For some disabilities, early diagnosis can profoundly impact the course and predicted success of treatments. Yet not every disability is easily diagnosed.
Multiple sclerosis is one such example. The condition is classified as an immune-mediated disease because it attacks the body's own tissues in the central nervous system. Specifically, the disease attacks the fatty insulation of nerve fibers, called myelin, resulting in disrupted nerve signals and impaired motor coordination. Certain individuals may be more genetically susceptible to the disease, which may be triggered by environmental factors that might include viral infections, sex hormones, and perhaps even vitamin D deficiency.
Despite the frustrations that can accompany an uncertain diagnosis, many patients often go through periods of waiting. The disease cannot be diagnosed by a single test. Instead, doctors generally use a combination of tests, arriving at a diagnosis after ruling out the possibility of other conditions. Magnetic imaging, blood tests, and a spinal tap can rule out other inflammatory diseases and autoimmune diseases, such as lupus or type 1 diabetes.
Unfortunately, a delayed diagnosis may also present difficulties for individuals seeking Social Security disability insurance benefits. Although Social Security Administration officials generally require substantial supporting evidence, a diagnosis is often the starting point. Without that, an SSDI applicant may have difficulty proving that his or her health is preventing him from working.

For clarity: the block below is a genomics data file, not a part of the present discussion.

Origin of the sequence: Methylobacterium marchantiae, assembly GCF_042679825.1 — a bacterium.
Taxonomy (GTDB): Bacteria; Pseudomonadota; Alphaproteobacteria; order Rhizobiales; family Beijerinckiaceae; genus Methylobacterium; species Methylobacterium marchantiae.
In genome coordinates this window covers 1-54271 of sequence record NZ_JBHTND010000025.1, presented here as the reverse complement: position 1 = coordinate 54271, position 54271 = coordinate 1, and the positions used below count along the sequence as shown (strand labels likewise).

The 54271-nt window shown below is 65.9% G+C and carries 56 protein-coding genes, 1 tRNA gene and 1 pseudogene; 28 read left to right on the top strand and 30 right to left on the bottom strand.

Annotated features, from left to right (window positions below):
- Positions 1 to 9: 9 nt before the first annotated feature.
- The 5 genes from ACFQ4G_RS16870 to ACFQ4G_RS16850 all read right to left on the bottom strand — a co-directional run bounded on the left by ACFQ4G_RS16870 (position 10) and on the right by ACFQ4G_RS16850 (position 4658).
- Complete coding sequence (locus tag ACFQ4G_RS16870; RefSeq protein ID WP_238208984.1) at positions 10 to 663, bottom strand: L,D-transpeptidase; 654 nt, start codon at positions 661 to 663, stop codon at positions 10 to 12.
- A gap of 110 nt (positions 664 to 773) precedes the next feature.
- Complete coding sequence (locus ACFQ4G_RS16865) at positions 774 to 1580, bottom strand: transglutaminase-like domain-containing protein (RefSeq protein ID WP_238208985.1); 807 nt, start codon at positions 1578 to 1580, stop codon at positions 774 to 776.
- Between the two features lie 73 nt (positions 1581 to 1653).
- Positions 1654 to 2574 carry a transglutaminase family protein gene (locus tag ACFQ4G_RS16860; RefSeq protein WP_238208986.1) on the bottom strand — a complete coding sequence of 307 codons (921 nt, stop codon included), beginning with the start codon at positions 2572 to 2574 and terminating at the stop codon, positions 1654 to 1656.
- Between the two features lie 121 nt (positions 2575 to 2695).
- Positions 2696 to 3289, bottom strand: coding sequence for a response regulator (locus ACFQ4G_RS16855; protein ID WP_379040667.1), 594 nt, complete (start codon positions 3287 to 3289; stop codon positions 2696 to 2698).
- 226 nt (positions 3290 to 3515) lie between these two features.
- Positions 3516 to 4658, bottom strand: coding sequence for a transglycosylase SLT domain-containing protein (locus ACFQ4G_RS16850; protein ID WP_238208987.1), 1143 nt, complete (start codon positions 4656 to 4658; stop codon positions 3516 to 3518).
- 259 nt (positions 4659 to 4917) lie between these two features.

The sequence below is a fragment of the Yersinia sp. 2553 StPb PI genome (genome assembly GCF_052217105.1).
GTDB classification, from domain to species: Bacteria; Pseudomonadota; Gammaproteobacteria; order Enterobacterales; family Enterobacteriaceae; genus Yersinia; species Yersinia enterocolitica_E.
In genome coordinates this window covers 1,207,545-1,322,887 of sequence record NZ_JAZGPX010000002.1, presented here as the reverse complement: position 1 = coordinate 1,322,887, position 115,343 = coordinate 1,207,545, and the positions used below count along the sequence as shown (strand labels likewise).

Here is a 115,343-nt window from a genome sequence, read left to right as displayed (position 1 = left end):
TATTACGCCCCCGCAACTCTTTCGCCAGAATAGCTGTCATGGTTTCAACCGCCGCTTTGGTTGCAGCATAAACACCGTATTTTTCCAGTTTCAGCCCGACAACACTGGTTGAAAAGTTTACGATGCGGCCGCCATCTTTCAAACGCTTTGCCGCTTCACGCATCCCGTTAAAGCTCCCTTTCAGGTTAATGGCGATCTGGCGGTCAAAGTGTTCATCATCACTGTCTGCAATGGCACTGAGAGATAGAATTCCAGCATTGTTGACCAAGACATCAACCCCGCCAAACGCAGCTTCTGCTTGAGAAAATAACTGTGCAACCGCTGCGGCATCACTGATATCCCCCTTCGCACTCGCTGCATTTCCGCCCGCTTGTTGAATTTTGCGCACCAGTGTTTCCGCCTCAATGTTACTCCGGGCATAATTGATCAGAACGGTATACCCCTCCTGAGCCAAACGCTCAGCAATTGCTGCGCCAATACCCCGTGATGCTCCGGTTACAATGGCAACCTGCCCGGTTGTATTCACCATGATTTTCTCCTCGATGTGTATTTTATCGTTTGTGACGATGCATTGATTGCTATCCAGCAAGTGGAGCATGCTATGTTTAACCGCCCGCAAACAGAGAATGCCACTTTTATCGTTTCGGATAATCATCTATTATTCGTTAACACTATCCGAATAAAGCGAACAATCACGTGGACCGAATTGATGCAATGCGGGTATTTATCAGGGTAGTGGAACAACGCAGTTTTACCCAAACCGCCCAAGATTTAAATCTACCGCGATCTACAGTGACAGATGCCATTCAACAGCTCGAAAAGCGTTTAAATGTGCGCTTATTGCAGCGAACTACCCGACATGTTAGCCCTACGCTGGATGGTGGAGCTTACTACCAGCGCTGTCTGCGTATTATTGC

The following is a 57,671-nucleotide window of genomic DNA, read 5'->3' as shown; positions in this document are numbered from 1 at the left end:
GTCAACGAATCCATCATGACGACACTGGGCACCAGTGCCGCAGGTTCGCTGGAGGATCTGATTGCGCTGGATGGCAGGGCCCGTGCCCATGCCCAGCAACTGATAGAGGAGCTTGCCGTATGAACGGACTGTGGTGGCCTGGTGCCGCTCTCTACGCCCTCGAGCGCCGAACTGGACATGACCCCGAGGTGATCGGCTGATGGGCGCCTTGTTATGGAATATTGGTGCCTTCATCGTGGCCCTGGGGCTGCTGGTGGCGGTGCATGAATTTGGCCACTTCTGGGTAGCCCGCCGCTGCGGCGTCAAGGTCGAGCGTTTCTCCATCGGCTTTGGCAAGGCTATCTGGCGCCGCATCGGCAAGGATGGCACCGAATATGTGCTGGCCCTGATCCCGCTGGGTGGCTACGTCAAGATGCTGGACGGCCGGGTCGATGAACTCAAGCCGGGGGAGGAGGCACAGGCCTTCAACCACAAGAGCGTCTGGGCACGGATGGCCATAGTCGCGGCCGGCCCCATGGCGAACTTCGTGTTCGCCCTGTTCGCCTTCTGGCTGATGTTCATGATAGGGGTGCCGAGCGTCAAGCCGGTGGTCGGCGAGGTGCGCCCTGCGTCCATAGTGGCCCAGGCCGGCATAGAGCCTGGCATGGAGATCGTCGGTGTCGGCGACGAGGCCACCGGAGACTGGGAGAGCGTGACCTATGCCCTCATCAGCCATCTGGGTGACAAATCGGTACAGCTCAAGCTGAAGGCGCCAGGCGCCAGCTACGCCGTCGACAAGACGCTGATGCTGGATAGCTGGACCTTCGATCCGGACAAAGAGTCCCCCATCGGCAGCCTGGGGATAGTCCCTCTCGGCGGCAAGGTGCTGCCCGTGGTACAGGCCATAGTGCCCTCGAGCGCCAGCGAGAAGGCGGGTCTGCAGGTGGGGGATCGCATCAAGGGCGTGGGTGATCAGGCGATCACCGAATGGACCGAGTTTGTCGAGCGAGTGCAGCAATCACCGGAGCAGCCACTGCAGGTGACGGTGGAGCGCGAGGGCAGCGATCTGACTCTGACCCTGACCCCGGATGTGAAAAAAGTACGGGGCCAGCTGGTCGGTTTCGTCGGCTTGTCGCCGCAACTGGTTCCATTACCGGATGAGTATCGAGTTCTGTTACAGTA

Yet an attorney knows that SSA officials may not be doctors, and that legal and medical definitions may not always overlap. Consequently, a disability benefits attorney might have strategies to suggest for demonstrating functional impairment, even absent a definitive diagnosis.
Source: chicagotribune.com, "Mayo Clinic Medical Edge: Spectrum of tests needed to diagnose multiple sclerosis," Orhun Kantarci, Nov. 27, 2013